One Water Approach

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This topic of “One Water Approach” is important from the perspective of the UPSC IAS Examination, which falls under General Studies Portion.


  • According to UN estimates, by 2050, 4 billion people may be seriously affected by water shortages, leading to multiple conflicts over water sharing among the countries.
  • 31 countries are already suffering from water scarcity. This number is expected to rise to 48 countries by 2025.
  • Apart from water scarcity, there are other challenges such as recognising, measuring and expressing water’s worth and its incorporation into decision making.

What is One Water Approach?

  • One Water Approach is an integrated water management approach that focuses on managing water sources in an integrated and sustainable manner.
  • It recognizes that all water has valueirrespective of its source– waste water, storm water, ground water, etc. i.e. the conventional barriers among these sources with regards to reuse are broken down.
  • This is an inclusive approach that involves the participation from the community, industries, business leaders, farmers, conservationists, policymakers, academics, etc. towards the realization of economic and ecological benefits.
  • This multi-faceted collaborative approach has several objectives, making it suitable for urban water management:
    • Clean and reliable water supplies
    • Minimized pollution
    • Aquifer recharge
    • Efficient use and reuse of resources
    • Climate resilience
    • Long term sustainability
    • Equity in access to safe drinking water and also its affordability
    • Flood protection
    • Economic growth and prosperity

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How does it work?                    

  • There are multiple ways of implementing One Water Approach. However, these methods share some common characteristics:
    • Valuing all water– natural water bodies, storm water, waste water, etc.
    • Multifaceted approach– with water-related investments targeted at economic, societal and environmental returns
    • Watershed-level thinking and action– with sensitivity to the area’s ecosystem, geology and hydrology
    • Partnership and inclusion– given the fact that participation of all stakeholders is necessary for real progress and achievement.

How is it better than conventional water management approaches?

Conventional MethodOne Water Approach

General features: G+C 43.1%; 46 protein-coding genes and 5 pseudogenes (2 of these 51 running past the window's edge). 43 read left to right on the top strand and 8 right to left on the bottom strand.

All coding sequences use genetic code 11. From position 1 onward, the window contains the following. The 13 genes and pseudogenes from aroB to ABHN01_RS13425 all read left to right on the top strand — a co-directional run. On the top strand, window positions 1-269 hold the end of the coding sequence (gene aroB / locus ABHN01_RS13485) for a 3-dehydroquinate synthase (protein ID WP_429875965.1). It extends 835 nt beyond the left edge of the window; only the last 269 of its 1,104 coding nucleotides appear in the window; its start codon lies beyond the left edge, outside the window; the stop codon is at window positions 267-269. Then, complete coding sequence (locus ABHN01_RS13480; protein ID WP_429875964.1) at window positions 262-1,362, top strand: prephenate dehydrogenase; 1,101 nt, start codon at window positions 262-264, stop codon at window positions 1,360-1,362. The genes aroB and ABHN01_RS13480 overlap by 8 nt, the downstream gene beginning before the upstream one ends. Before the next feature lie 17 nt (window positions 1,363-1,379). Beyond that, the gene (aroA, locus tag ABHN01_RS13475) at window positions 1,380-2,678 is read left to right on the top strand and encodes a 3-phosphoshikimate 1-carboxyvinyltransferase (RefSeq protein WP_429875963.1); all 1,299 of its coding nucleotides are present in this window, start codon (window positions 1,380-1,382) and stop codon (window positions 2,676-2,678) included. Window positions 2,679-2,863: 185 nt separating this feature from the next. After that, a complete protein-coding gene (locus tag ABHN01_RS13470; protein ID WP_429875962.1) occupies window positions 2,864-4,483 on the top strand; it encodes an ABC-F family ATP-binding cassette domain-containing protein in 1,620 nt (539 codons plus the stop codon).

Separate management of water resourcesIntentional connection and meticulous management of water systems, regardless of their sources
One way route: Supply -> use -> treatment -> disposalRepeated recycling and reuse of water
Ignores storm water as a valuable sourceStorm water is not only used to tackle water scarcity but also to recharge groundwater and to support the natural vegetation
Use of grey infrastructureUses a hybrid system comprising a mix of grey and green infrastructure
Collaborations in this approach is need-basedActive collaborations with stakeholders is a regular practice

Why is it needed?

  • According to the UN World Water Development Report 2021, released by UNESCO (on UN Water’s behalf), not valuing water in all its forms is a prime cause of water mismanagement.
  • There is a need to shift attention from a linear water management model to a multi-dimension integrated management model. This will enable a comprehensive and sustainable management of our finite water resources.
  • There are several drivers that are pushing for the adoption of such a holistic approach:
    • Regional variations in:
      • Water availability
      • Pricing and affordability
      • Supply- seasonal and inter-annual variations
      • Water quality
    • Aged infrastructure
    • Supply-centric management
    • Water bodies’ pollution
    • Agricultural and industrial expansion
    • Climate change
    • Disproportionate natural resource distribution, etc.


Water is one of the most important natural resources for every life form and yet, it remains undervalued and mismanaged across the world. The need of the hour is an integrated approach covering all water sources.

Practice Question for Mains:

What is One Water Approach? Why is it a better option than conventional water management model? (250 words)

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